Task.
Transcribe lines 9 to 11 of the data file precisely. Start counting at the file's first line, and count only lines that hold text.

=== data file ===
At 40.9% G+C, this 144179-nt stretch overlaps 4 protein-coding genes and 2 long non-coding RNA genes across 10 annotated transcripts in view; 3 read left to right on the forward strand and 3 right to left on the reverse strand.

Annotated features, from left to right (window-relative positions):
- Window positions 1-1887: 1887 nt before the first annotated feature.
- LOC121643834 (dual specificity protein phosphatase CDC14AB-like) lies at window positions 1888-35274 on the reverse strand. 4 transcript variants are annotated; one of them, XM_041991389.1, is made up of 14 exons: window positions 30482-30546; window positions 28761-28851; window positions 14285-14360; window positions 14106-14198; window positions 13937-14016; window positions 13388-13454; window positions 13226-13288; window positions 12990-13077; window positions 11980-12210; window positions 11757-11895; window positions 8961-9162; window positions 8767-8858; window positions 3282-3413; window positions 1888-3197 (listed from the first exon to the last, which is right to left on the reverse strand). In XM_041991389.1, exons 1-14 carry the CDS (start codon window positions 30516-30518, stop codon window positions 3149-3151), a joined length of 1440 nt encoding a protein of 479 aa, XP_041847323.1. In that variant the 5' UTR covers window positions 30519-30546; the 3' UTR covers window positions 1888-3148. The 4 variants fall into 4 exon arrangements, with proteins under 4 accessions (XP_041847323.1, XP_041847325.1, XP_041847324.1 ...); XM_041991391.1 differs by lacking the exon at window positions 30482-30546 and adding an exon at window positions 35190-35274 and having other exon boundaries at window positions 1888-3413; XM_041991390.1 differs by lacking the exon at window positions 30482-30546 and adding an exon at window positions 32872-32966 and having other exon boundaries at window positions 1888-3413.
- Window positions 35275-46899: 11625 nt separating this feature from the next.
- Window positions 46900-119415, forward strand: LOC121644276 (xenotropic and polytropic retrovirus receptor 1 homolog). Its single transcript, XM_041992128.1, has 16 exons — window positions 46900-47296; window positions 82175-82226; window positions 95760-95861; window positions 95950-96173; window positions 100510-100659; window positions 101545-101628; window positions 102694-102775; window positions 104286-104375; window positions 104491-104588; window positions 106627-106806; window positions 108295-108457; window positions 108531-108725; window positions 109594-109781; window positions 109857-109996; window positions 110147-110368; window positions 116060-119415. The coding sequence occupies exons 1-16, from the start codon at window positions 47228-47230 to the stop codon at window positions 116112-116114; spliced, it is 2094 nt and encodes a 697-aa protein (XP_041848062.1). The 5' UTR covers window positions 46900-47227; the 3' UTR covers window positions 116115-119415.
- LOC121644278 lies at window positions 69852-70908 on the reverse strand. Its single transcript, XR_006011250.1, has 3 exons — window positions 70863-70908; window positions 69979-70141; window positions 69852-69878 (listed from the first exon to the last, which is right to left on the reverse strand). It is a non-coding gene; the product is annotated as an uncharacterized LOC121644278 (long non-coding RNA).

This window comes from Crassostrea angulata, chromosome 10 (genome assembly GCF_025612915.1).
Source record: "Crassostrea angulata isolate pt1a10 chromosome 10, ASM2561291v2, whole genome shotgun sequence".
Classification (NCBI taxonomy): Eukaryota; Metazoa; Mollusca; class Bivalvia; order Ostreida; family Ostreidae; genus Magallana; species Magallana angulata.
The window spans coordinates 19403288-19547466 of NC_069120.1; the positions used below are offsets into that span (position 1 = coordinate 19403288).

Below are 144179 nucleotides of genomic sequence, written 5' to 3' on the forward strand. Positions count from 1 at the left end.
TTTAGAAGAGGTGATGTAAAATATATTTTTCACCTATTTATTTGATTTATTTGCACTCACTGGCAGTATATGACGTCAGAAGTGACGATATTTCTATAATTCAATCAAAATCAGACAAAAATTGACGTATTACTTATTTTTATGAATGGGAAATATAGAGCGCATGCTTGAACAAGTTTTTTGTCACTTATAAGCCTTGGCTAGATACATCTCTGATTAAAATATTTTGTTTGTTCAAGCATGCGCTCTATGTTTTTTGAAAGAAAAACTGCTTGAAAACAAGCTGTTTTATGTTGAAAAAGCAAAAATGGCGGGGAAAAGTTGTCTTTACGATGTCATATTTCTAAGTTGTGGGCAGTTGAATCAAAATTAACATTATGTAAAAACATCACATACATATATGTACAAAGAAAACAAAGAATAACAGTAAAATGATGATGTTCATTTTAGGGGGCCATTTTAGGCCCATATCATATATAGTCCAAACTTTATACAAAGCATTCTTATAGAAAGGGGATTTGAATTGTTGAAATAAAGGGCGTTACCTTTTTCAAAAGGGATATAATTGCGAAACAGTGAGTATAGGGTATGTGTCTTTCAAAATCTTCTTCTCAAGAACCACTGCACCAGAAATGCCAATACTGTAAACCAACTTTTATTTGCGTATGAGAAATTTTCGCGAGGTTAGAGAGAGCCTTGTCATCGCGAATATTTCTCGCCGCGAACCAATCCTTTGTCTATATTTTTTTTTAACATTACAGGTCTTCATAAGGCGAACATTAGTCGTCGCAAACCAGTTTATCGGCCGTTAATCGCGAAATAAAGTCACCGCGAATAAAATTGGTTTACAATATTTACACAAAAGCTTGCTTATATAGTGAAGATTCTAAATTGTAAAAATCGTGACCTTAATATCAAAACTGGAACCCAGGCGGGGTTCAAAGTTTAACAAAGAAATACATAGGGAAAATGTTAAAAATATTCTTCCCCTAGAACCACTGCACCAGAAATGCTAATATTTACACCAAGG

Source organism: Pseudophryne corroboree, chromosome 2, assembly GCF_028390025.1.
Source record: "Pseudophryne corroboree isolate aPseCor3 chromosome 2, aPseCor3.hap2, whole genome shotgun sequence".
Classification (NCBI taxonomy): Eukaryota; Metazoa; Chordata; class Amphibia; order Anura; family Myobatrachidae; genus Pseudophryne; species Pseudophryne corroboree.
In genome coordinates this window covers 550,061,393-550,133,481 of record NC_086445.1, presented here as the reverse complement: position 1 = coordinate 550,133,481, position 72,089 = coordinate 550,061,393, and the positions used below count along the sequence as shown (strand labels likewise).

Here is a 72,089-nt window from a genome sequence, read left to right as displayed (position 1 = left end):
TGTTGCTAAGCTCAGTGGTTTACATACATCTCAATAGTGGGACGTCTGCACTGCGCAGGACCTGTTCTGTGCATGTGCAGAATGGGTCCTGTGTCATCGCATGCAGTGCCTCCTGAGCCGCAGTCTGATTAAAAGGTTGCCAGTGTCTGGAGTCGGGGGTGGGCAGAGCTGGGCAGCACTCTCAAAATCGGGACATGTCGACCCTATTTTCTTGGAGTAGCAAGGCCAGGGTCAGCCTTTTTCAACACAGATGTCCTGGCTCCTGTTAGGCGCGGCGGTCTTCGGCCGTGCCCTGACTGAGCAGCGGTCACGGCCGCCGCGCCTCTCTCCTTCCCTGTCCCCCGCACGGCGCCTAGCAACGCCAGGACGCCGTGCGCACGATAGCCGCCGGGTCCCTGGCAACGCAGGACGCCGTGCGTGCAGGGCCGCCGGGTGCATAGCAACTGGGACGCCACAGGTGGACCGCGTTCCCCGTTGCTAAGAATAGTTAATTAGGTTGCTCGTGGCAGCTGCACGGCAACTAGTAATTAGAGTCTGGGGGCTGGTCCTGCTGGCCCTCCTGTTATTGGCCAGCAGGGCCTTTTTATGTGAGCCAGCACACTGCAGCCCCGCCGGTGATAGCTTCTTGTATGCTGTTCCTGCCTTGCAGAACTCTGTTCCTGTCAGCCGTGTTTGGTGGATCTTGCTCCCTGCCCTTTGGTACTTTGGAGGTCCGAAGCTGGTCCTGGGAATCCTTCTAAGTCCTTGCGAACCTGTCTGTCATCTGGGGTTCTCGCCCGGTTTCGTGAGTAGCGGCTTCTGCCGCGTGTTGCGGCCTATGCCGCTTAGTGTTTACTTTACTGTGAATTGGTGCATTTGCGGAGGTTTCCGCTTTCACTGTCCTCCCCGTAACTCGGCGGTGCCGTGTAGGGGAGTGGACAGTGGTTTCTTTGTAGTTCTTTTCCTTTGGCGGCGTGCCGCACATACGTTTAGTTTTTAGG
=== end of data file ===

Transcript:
Source record: "Crassostrea angulata isolate pt1a10 chromosome 10, ASM2561291v2, whole genome shotgun sequence".
Classification (NCBI taxonomy): Eukaryota; Metazoa; Mollusca; class Bivalvia; order Ostreida; family Ostreidae; genus Magallana; species Magallana angulata.
The window spans coordinates 19403288-19547466 of NC_069120.1; the positions used below are offsets into that span (position 1 = coordinate 19403288).